Hong Kong’s ethnic minority citizens still victims of prejudice
I refer to Rachel Blundy’s article (“Meet the ethnic minorities breaking through Hong Kong’s race barrier”, May 6).
More than 200,000 people from ethnic minorities live in Hong Kong.
This is a city which prides itself on respecting justice and so all its citizens should be able to expect fair treatment. However, many from the ethnic minorities suffer discrimination.
Local people talk about equal treatment and welcoming ethnic minorities, but not all citizens show that tolerance in their actions. For instance, many Hong Kong employers are reluctant to give jobs to candidates from the ethnic minorities, sometimes citing language difficulties with Cantonese.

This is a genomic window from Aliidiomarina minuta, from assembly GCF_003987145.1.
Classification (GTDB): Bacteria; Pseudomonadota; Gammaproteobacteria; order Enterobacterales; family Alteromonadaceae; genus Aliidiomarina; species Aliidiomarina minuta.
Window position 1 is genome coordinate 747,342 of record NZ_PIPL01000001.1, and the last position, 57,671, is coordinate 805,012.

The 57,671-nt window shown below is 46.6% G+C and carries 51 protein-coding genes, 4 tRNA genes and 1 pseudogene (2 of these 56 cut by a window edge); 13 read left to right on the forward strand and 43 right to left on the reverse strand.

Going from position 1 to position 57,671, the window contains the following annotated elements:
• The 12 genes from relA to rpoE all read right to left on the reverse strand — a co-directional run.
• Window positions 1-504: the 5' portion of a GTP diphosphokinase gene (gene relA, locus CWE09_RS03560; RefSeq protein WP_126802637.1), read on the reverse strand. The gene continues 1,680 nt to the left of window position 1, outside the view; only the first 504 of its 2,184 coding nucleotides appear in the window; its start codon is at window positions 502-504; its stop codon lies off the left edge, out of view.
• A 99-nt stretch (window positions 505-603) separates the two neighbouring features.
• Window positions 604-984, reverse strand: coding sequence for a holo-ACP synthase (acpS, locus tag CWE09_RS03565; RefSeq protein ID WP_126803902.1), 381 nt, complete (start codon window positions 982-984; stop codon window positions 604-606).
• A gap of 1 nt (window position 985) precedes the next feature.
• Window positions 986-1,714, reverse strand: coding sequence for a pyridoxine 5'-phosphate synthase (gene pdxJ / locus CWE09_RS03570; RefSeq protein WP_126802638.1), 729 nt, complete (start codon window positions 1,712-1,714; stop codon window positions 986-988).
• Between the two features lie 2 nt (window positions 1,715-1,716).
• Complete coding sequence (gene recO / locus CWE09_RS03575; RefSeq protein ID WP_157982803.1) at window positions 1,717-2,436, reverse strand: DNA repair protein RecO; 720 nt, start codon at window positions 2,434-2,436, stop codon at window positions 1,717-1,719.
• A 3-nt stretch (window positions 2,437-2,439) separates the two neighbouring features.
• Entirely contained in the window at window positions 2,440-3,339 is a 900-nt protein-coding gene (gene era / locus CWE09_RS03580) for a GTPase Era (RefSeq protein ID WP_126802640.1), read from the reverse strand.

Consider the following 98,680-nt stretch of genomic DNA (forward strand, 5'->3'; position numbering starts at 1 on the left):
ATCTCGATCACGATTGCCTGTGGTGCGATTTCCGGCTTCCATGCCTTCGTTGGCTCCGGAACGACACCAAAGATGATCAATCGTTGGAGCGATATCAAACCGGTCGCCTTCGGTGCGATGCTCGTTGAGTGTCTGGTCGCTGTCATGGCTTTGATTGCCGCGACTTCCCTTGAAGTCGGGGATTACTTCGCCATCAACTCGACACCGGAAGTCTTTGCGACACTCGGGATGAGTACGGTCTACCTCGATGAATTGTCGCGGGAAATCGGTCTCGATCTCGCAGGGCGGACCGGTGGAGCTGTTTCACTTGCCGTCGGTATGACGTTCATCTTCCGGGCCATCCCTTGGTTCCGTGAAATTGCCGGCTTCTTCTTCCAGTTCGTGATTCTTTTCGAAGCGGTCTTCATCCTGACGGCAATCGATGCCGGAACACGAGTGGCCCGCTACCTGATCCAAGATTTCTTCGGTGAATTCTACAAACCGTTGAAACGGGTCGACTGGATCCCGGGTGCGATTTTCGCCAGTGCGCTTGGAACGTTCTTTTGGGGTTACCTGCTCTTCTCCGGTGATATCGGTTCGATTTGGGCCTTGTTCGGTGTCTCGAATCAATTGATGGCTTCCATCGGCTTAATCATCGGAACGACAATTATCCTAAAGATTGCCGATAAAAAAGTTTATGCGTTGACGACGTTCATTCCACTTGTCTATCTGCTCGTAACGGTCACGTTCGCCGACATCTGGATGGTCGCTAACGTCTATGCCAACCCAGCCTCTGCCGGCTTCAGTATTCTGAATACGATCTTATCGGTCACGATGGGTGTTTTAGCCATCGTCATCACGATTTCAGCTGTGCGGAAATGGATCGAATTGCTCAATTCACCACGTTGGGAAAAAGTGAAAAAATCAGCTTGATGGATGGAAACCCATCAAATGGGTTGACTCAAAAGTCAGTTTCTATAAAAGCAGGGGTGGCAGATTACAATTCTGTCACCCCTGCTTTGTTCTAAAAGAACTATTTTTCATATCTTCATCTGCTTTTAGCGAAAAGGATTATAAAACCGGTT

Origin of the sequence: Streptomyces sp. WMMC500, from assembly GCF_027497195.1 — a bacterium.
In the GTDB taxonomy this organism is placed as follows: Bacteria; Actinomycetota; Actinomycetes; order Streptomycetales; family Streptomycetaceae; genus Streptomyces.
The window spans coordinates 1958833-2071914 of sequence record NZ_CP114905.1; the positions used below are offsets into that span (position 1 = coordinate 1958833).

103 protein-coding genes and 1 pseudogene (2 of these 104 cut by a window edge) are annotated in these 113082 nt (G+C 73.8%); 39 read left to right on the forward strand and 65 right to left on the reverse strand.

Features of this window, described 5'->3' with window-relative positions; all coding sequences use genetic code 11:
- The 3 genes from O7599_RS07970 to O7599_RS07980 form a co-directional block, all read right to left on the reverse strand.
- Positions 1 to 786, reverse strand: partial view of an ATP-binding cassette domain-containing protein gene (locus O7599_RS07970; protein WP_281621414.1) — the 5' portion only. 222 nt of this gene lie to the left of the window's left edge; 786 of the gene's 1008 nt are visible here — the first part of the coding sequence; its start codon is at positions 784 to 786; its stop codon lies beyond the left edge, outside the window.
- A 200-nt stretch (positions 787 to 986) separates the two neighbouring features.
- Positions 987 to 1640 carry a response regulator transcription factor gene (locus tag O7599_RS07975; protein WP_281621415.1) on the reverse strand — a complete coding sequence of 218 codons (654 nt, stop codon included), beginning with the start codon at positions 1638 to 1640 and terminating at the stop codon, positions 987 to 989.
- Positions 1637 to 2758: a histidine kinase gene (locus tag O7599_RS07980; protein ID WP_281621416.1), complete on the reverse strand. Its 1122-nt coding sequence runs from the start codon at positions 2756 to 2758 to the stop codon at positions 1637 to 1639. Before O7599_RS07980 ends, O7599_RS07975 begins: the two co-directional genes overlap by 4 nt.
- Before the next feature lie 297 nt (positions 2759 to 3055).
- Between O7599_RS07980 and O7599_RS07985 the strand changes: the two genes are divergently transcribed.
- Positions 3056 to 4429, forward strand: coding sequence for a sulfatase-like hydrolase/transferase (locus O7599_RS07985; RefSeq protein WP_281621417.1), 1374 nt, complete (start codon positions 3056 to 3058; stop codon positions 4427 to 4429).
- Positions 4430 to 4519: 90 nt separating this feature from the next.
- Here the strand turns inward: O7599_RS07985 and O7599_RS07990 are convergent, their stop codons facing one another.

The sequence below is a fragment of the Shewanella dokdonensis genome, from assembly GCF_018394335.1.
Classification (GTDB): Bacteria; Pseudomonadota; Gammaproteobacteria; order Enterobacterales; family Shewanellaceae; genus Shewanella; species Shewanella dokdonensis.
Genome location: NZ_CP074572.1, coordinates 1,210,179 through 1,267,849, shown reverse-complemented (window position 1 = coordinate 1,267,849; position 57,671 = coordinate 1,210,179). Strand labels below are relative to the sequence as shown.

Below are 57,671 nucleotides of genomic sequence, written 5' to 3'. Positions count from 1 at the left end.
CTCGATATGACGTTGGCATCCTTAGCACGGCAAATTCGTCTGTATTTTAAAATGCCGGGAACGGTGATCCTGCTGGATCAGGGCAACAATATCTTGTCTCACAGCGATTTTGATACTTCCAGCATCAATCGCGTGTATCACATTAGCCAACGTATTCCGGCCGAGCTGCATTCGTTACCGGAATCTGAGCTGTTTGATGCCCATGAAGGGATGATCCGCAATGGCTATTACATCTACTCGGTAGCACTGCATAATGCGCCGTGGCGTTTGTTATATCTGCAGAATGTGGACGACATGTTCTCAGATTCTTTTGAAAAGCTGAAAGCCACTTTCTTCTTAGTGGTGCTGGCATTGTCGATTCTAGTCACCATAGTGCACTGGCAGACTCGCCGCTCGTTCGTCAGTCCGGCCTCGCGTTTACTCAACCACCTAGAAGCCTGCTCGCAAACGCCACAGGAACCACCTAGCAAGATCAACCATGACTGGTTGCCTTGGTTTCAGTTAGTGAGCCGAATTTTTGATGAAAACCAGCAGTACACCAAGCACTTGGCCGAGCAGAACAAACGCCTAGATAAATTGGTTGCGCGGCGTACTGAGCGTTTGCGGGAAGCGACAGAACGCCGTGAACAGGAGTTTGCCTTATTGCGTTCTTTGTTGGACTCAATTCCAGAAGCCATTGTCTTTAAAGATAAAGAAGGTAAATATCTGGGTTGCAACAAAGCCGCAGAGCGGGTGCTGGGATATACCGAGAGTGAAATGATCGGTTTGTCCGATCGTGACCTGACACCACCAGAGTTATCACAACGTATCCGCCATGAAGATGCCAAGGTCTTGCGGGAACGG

Clearly, individuals from these groups still suffer prejudice, which is wrong as they are part of the Hong Kong community. More must be done, at both the administrative and community levels, to help them better integrate into society.
The government must do more to enable them to improve their Chinese language skills. There must be greater education of locals to eliminate prejudice, and in this area the government can work with the relevant NGOs.
If citizens have a deeper understanding of ethnic minorities and their cultures, this can help to break down barriers.
By raising awareness about the importance of celebrating diversity, we can reduce prejudice.
Having an awareness and acceptance of cultural differences can help to enhance social harmony in Hong Kong. In such a densely populated city, it is important that we all get along.
We have to show the world that Hong Kong is a cultural oasis, not a cultural desert.
Kathy Liu, Yau Yat Chuen